Those of you who reside in Australia, will know the phenomenal amount of money our big 4 banks make. Since the GFC they’ve become some of the world’s most profitable financial institutions.
The profits come mainly from fees and interest rather than innovation. For example, one bank makes $millions per annum on the late fees it charges people who subscribe to Christmas hamper services. You know the hamper services – they target low income households on Struggle Street. They sell them expensive finance in the guise of a hamper, paid for under a weekly lay-by system.
But often the hamper customers don’t receive their welfare payments in time for the automatic payment for the hamper. So the banks charge an ‘overdrawn fee‘ despite the fact the money arrives from the government in their account, a day or so later. This happens so often the bank creams $millions every year, while the poor sods who have to pay off the hampers are penalised.
But enough bank bashing – it’s too easy.
More often than not, you’ll find innovation occurs in smaller organisations, like credit unions for example. Here’s how a couple of credit unions have changed some of the fundamentals of bank marketing.
Community First Credit Union in Sydney, pioneered the revolution in financial services retail outlets, now copied by many of their competitors. The first stores had an espresso machine, juke box, meeting pods and more.
And they created the country’s first online concierge – Lisa. The idea is simple. Dozens of videos of Lisa are recorded and loaded into a database. Each video is an answer (often humorous) to a typical financial question or keyword.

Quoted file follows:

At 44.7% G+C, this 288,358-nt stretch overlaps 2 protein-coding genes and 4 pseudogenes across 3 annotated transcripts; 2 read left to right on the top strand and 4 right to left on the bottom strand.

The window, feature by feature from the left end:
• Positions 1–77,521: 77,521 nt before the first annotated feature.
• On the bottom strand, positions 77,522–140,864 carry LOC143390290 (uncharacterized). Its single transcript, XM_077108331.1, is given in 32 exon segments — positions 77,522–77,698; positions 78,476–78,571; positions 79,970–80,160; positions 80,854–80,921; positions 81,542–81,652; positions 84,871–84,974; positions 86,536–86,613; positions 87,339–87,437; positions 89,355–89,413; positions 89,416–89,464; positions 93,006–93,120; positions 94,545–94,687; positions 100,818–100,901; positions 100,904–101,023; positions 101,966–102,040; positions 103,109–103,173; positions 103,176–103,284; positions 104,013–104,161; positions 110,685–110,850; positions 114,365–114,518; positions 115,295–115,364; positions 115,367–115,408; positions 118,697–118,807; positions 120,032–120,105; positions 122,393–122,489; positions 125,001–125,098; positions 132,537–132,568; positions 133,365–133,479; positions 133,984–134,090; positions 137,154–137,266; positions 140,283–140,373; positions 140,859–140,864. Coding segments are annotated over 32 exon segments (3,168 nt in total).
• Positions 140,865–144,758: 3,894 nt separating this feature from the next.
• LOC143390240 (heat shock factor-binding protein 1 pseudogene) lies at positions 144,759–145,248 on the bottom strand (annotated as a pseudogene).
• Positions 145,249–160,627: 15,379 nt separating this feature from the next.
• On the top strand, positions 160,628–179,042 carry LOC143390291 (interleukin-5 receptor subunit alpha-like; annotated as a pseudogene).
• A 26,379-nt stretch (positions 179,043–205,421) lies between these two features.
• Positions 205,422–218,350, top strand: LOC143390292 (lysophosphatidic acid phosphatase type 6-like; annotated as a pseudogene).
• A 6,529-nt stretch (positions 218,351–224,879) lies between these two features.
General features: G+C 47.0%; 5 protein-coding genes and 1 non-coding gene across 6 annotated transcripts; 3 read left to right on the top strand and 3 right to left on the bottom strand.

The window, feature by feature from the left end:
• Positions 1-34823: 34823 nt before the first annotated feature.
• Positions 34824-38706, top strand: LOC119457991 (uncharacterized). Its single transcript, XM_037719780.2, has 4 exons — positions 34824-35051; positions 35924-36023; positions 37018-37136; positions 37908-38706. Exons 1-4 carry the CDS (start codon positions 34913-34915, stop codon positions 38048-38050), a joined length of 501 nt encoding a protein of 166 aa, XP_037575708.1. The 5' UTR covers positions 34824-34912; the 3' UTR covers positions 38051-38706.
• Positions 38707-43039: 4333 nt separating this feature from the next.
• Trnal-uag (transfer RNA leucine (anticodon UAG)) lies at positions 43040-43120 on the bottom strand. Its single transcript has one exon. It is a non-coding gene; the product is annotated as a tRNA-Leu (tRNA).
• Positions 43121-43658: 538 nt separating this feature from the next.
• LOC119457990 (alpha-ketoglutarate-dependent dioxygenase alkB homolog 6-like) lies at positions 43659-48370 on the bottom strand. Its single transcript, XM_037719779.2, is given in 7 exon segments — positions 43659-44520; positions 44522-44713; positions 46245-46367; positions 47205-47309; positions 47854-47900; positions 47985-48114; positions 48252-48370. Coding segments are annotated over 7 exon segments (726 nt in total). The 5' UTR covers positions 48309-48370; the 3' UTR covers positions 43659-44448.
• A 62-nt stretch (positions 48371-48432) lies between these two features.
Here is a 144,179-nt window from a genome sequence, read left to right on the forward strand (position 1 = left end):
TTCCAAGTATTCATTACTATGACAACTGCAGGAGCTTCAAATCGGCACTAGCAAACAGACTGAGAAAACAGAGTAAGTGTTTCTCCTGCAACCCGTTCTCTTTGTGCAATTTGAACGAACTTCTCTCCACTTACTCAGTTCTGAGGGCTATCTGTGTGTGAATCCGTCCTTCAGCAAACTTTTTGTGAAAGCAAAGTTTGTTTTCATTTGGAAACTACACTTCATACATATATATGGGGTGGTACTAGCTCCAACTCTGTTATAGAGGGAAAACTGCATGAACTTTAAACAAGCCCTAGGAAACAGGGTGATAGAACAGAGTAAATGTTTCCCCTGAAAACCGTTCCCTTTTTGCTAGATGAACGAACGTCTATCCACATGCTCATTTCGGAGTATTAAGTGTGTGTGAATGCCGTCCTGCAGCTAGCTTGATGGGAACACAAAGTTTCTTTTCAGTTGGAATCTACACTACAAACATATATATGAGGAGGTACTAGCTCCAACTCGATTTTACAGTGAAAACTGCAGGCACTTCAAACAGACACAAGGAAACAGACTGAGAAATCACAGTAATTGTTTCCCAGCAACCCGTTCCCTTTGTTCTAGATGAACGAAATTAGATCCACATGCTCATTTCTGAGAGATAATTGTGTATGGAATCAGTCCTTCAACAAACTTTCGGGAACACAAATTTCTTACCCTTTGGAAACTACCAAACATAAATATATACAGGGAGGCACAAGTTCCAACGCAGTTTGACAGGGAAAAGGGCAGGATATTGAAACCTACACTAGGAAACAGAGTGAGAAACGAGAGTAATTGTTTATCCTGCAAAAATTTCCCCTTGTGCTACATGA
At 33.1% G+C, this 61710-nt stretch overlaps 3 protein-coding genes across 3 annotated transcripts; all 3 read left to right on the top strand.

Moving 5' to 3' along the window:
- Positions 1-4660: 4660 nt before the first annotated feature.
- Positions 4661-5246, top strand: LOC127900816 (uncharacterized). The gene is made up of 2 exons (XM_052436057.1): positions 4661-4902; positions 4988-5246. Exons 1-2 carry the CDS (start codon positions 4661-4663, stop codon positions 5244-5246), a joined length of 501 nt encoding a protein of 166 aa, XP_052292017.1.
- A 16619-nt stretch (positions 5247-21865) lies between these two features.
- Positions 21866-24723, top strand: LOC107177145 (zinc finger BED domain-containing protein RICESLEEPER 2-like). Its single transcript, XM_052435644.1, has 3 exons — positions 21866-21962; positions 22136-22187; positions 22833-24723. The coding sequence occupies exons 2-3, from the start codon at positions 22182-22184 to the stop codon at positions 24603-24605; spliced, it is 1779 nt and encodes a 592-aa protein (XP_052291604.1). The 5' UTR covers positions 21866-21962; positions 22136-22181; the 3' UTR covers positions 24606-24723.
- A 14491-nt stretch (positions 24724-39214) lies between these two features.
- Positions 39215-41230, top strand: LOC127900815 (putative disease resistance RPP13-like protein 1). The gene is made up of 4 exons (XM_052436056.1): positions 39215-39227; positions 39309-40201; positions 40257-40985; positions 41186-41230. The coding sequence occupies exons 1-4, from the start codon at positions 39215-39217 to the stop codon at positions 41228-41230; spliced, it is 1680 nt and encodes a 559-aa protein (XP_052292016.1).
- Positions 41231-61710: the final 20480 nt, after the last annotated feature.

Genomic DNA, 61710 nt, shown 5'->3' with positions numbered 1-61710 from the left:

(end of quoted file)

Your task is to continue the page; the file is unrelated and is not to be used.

When a visitor enters a question or keyword for Lisa, the relevant video plays the answer – similar to the early days of Subservient Chicken. CFCU tracks the questions and keywords to gains insight into their members and prospects. Then they post ads on the site based on this knowledge. Another case of small data making a big difference.
The videos have been updated a couple times, although not for a while now. A sad reflection on society is that almost half the questions are “adult” in nature, to which Lisa’s answer is “did you learn that on the Discovery Channel?”
CFCU also launched a Pink Visa card that supports The McGrath Foundation – a worthy charity that funds nurses for women living with breast cancer.
In the year of the launch, Lisa attended the annual McGrath Foundation Ball in a dress made from Pink Visa cards.
Another innovative credit union is Railways Credit Union in Queensland. They have just launched a new home loan service. It lets you build your own home loan. The idea comes from the insight that, under certain circumstances, people want the flexibility to occasionally skip a home loan payment.
This doesn’t mean they don’t make the payment, they just want flexibility around when they make it. For example they don’t make a payment in December because of Christmas, or in the month they want a holiday, or if they have an accident, or a baby. You can check it out here.
I must declare a hand in these. My agency created the CFCU executions, while I consulted to leading Brisbane agency Orange Digital for RCU.
Small Data Rules OK!
But both these brands demonstrate you don’t have to have the biggest budgets to be innovative and stand out in a competitive market like financial services. You just have to listen to that small data provided by your customers to ignite a few ideas.
I’m off to refinance my home loan – wonder what my bank manager has to offer – apart from exorbitant fees?